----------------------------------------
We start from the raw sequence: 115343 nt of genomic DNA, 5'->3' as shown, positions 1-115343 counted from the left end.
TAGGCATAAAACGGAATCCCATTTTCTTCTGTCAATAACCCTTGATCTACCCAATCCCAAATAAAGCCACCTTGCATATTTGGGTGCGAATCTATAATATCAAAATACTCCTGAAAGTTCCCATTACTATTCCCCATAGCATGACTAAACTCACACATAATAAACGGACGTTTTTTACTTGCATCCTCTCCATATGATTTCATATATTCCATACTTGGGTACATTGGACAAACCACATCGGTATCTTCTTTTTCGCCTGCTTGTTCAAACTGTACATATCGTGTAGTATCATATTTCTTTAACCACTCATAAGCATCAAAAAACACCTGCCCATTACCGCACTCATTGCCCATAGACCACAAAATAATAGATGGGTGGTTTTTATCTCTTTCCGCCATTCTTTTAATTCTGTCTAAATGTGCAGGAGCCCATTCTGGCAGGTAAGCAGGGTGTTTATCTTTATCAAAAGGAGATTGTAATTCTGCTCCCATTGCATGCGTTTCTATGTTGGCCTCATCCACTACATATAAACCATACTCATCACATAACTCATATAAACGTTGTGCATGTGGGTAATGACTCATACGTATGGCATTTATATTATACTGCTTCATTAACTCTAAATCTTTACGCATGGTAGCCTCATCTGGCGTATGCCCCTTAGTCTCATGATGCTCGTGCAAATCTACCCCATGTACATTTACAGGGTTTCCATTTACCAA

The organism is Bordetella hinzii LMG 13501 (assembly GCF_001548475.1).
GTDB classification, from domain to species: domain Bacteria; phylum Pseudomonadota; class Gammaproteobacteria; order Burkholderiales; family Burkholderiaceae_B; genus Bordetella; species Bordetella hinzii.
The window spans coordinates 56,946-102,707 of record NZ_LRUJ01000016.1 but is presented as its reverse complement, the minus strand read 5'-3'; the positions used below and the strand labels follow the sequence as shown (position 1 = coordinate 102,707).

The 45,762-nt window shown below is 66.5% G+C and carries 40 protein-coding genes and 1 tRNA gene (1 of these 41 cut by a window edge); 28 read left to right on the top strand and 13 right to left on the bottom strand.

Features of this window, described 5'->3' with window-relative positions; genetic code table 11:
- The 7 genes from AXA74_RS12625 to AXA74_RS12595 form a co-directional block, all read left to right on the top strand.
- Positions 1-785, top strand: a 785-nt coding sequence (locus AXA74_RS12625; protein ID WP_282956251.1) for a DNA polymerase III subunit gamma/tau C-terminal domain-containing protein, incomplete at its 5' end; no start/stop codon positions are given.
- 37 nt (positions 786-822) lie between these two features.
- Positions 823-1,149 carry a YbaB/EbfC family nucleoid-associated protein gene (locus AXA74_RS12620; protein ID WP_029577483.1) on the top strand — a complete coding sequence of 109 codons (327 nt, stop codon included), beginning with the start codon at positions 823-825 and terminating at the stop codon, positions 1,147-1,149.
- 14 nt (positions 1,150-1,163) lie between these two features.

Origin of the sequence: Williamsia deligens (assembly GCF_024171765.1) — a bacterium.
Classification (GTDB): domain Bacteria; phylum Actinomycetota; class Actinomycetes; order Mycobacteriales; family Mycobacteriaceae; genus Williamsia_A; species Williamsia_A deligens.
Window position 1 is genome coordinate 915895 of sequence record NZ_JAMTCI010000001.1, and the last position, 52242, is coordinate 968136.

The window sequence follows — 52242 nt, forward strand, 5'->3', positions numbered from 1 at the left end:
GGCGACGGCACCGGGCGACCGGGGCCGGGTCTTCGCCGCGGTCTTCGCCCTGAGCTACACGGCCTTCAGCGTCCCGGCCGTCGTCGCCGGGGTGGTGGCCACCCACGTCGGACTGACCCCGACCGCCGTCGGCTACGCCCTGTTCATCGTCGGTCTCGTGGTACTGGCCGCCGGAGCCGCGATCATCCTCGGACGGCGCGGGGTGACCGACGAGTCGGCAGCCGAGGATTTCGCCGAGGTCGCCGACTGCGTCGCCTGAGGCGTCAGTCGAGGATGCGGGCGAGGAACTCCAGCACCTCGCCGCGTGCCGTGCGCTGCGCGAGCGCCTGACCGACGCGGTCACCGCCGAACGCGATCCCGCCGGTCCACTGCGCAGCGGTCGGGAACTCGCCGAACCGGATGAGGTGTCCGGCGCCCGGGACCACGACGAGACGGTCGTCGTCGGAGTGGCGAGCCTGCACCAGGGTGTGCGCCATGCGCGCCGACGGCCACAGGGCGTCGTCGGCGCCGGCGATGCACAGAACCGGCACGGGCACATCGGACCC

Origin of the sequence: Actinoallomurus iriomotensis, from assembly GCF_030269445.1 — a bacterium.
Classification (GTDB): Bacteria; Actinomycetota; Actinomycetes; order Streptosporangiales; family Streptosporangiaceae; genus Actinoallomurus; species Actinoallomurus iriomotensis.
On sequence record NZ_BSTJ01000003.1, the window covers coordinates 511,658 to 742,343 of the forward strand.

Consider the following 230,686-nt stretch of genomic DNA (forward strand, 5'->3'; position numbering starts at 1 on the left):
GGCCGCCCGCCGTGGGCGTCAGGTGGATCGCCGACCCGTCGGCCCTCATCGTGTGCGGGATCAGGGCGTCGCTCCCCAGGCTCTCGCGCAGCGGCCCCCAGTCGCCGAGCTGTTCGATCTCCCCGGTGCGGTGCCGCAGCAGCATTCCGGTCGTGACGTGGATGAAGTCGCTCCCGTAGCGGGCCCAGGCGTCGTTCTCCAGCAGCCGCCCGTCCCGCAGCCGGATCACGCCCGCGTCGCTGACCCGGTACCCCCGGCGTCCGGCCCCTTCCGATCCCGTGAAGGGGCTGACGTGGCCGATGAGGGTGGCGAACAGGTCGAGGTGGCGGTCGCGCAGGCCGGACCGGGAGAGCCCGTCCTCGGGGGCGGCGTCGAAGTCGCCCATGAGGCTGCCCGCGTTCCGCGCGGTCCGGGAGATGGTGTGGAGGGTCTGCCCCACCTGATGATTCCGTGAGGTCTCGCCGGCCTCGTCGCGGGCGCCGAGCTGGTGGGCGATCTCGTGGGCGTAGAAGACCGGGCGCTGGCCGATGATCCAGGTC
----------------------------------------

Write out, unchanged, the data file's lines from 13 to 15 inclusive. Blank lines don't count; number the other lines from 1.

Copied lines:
Origin of the sequence: Williamsia deligens (assembly GCF_024171765.1) — a bacterium.
Classification (GTDB): domain Bacteria; phylum Actinomycetota; class Actinomycetes; order Mycobacteriales; family Mycobacteriaceae; genus Williamsia_A; species Williamsia_A deligens.
Window position 1 is genome coordinate 915895 of sequence record NZ_JAMTCI010000001.1, and the last position, 52242, is coordinate 968136.